Sponsored Post By Chuck Bennett
Founder & CEO of Zymöl
The Corvette factory offers a brilliant variety of paint colors and finishes. Although today’s paints are far more beautiful than yesteryear, the paint thickness is far less. Compound this problem with increased exposure and you have the basic question…Why can’t I just wash and wax my car?
Clear Coated Paints are not Magic:
You will damage your Clear-Coated-Paint when you use many of the car waxes on the market today. That’s because most commercial products are made for the way cars used to be painted. With a very thick (18-26 mil) color coat directly exposed to the atmosphere. This ‘ONE-Stage’ paint needed strong solvents or abrasives in the wax to remove oxidation, soiling, and stains. But most cars built after 1990 have a thin layer (6-7mil) of basic color paint, covered by an even thinner (1-1.5mil) “Clear- Coat” paint. This ‘TWO-Stage’ paint is easily damaged (scratched) from the abrasives in ordinary commercial waxes. After spending many hours waxing your car you may have “swirl marks” or “cob-webbing”. These are nothing more than patterns of tiny scratches. Some waxes claim to be made for clear coated paint-but they leave a film or residue when dry that is hard to rub off, and, rubbing harshly will definitely do more damage.
Unfortunately the world’s finest waxes will not produce a brilliant shine or lasting protection if applied over dull, oxidized, soiled paint or old wax. Normal washing will not remove oxidized paint, minor swirl marks, old wax, insect tar, acid rain, and catalytic converter residue (hydrochloric and sulfuric acids). Proper Pre-Wax Cleaning is necessary to remove these impregnated contaminants and provide a fresh, clean surface to which the wax can adhere.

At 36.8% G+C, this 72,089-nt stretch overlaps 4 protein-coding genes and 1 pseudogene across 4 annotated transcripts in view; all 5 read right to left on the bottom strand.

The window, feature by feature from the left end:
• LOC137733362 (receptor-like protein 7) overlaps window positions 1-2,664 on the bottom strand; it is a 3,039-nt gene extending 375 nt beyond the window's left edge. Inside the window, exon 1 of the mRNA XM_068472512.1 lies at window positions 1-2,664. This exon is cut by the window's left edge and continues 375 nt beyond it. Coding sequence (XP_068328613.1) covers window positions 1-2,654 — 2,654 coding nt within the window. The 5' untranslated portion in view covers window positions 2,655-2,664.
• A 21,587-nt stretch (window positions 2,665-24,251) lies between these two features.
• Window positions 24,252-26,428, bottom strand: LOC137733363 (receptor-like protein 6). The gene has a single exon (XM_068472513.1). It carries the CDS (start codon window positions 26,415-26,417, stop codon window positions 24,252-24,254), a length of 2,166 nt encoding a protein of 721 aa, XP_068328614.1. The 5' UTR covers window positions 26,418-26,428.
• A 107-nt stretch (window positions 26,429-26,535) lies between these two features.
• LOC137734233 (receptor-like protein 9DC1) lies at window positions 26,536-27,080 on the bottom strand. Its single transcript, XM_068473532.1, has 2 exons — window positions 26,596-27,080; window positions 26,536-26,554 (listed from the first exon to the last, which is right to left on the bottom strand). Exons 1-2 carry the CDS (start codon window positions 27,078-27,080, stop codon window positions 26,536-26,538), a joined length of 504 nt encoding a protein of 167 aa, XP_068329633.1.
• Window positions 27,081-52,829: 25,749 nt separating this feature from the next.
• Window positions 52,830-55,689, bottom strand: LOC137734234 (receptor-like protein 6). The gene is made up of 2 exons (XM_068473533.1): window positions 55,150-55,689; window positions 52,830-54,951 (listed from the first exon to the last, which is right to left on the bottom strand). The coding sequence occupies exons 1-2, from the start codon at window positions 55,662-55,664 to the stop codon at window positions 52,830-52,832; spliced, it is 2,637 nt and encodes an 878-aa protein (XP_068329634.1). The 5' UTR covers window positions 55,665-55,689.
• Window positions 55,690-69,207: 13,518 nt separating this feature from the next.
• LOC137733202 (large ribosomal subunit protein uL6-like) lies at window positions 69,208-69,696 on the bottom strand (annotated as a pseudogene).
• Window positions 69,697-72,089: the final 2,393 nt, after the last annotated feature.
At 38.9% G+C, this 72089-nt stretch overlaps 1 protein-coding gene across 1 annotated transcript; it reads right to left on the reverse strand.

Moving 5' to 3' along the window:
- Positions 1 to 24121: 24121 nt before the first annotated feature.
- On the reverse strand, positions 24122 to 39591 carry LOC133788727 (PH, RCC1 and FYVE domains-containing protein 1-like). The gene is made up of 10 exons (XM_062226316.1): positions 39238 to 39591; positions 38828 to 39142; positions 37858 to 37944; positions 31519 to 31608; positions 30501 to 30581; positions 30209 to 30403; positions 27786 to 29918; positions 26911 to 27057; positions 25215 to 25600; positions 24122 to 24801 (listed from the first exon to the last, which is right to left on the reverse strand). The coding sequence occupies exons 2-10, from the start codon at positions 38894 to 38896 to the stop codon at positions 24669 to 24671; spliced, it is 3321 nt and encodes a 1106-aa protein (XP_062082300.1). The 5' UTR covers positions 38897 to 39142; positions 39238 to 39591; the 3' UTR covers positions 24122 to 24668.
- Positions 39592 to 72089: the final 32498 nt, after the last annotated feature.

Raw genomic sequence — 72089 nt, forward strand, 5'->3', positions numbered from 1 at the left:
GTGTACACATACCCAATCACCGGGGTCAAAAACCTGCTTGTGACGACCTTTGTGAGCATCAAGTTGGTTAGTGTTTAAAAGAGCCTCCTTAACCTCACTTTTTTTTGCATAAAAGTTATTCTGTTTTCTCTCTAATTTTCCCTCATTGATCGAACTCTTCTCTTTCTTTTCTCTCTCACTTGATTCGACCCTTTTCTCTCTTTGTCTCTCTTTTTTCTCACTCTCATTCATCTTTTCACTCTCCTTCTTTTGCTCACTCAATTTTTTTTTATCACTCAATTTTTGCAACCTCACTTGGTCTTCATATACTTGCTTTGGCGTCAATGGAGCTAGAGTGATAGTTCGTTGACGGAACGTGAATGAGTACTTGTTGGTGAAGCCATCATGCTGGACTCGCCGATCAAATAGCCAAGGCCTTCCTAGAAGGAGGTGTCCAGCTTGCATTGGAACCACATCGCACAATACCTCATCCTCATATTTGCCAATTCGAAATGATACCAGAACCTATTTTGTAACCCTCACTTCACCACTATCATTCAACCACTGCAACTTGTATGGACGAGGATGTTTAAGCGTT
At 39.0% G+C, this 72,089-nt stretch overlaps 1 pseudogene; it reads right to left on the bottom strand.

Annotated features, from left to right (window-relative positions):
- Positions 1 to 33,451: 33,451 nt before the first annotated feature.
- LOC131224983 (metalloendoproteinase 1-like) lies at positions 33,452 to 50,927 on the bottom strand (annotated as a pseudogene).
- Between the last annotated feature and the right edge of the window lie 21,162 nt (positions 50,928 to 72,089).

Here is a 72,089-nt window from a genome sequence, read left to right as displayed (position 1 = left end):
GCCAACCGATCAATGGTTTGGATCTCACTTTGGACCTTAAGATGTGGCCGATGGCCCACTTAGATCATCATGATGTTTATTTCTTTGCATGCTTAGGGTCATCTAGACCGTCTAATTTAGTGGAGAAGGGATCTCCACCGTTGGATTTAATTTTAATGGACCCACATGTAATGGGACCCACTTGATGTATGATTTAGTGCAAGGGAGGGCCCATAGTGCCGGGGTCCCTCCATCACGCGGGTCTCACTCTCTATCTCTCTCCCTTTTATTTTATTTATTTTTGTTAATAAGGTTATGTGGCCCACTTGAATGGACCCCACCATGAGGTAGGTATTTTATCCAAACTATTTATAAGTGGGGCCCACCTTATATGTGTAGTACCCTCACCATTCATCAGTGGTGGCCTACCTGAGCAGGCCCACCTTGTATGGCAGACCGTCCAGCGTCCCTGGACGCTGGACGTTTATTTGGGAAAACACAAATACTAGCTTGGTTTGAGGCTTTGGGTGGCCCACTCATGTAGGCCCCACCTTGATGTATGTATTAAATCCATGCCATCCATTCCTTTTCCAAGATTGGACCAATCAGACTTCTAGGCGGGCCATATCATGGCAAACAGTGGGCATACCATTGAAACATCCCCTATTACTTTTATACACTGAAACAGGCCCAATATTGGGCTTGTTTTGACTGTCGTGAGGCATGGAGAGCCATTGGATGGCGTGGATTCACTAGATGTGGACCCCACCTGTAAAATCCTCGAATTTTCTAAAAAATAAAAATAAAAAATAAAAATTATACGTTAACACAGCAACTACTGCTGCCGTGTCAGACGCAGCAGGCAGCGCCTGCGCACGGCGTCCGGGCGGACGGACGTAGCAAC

The difficulty is how to clean the paint safely without using abrasive grit, harsh solvents, or destructive Clay Bars. Typical cleaner wax products “scrub” the surface clean with petroleum solvents and compounds which can accelerate paint oxidation and aging.
Paint MUST be cleaned BEFORE it is waxed. If you adhere to the basic following steps, you can almost guarantee success.
Before you wax your car ALWAYS, ALWAYS, ALWAYS, wash it thoroughly. Any dirt or grit that is on your car’s surface will scratch the paint that you are trying to protect. We recommend non-acidic, non-phosphoric, low- or no sodium-based liquid car washes that claim to do nothing but wash. Be on your guard against multi-function products, there is no replacement for common sense and lots of warm water.
Before you wax your car ALWAYS, ALWAYS, ALWAYS clean the paint thoroughly. All painted surfaces should be cleaned with a non-abrasive, safe cleaner prior to applying wax. Use oils blended with microscopic cleansers that have natural astringent properties to penetrate and extract trapped dirt, impurities, and dead oxidized paint adhering to the primary painted surface. As you apply the pre-wax cleaner it will penetrate and break down everything on the surface of the paint encapsulating grime so it can be easily wiped off without scratching the paint or clear coat. Minor swirl marks and scratches are visually reduced by removing the leading “edge” of the dead paint surrounding the scratch. This robs sunlight of a sharp edge to cause a reflection. The oils will also attach to the released deposits and allow these deposits to be wiped off using a simple terry towel or Microwipe.
Now that you have completely cleaned your paint’s surface revealing paint with life and luster, follow with a coat of high-quality natural wax to protect and shield the paint. ALWAYS, ALWAYS, ALWAYS use a non-abrasive wax. (The subject for our next article.)
For maximum paint protection and shine, clean your paint twice a year (seasonal and geographic adjustments required) and apply a maintenance coat of wax every one to two months. Remember, Wax degradation cannot be seen. When we think our cars are crying out for attention, we are seeing new paint damage.
The real mistake made by most enthusiasts is thinking that waxing is enough…Pre-wax cleaning is the difference between a good-looking car and a great-looking automobile.
Until next time…this enthusiast-writer is going to go out to wash and CLEAN his car, apply my waxID and celebrate the Holidays!